Joe Klein defends the FISA compromise. As often with Joe, and despite my sympathies with Glenn's anger at Bush, I can't disagree:

My feeling, from the start, has been that the NSA data-mining operation is a necessary tool in the hunt for terrorists who mean to do us harm--but that the FISA law needed to be updated to include civil liberties protections and limitations guiding the use of the program. The Bush Administration--as usual, arrogantly and outrageously--thought it didn't need the legal authority to conducting the NSA operation and then--as usual, outrageously--tried to use the legitimate Democratic call for legislation as a "soft on terrorists" political bludgeon.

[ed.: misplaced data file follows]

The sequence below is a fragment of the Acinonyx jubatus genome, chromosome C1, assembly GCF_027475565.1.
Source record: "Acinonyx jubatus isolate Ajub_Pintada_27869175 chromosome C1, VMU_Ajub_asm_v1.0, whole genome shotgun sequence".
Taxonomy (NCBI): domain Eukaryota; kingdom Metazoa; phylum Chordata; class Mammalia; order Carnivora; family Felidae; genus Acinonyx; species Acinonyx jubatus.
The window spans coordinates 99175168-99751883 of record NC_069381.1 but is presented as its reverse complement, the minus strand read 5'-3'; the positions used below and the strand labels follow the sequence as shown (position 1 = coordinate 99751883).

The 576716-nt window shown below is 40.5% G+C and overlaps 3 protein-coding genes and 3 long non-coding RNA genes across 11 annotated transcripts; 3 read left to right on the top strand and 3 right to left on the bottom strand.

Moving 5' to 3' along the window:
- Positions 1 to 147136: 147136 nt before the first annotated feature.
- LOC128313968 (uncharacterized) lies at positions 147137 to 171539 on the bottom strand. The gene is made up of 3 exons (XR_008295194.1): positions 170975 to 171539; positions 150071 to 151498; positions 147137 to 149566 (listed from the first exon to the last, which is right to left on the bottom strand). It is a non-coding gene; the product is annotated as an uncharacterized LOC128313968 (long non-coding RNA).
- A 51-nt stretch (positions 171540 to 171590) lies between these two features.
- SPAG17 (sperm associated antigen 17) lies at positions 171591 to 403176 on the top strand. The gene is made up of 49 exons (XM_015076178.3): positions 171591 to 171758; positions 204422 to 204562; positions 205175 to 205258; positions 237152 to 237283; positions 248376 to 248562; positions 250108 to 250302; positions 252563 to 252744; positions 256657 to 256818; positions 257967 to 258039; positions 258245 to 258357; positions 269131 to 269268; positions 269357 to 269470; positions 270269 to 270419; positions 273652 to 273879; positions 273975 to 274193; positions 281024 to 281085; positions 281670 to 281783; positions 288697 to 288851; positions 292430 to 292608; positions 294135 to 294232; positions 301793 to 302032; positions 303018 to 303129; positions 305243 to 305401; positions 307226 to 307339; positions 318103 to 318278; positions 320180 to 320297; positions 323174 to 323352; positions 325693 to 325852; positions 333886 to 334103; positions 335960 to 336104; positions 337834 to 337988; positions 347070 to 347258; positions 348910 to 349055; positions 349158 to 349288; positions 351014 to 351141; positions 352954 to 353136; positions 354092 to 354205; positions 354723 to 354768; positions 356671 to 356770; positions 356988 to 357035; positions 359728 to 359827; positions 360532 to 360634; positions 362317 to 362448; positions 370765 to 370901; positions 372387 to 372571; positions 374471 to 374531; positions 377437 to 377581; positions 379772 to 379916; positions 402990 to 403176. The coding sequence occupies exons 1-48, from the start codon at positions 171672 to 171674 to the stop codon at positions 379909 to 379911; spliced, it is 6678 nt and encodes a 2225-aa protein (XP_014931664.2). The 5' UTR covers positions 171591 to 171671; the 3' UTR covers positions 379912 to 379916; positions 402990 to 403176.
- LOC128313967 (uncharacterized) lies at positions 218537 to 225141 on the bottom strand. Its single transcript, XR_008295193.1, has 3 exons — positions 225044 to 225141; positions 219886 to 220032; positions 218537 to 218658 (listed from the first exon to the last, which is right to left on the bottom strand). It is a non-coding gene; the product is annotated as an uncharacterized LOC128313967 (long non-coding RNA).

I favor the compromise because I believe the civil liberties encoded into the law are important, and because I wanted to deprive the Bush Administration, and the McCain campaign, of the political bludgeon.

Yes, the telecoms acted in a questionable manner--and yes, there were companies like Qwest that refused to comply, but in the end,as I've written before, their cooperation with the government, at a moment when just about everyone was freaking out about the terrorist threat (i.e.--right after 9/11) was understandable. Prosecuting them now, for past actions that will become legal when this bill is passed, is analogous to prosecuting doctors who performed abortions before Roe v. Wade after the court ruled...or prosecuting speakeasy owners after prohibition was overturned. Of course, if the telecoms engaged in actions that would be considered illegal even after the FISA compromise is passed, they should be prosecuted.

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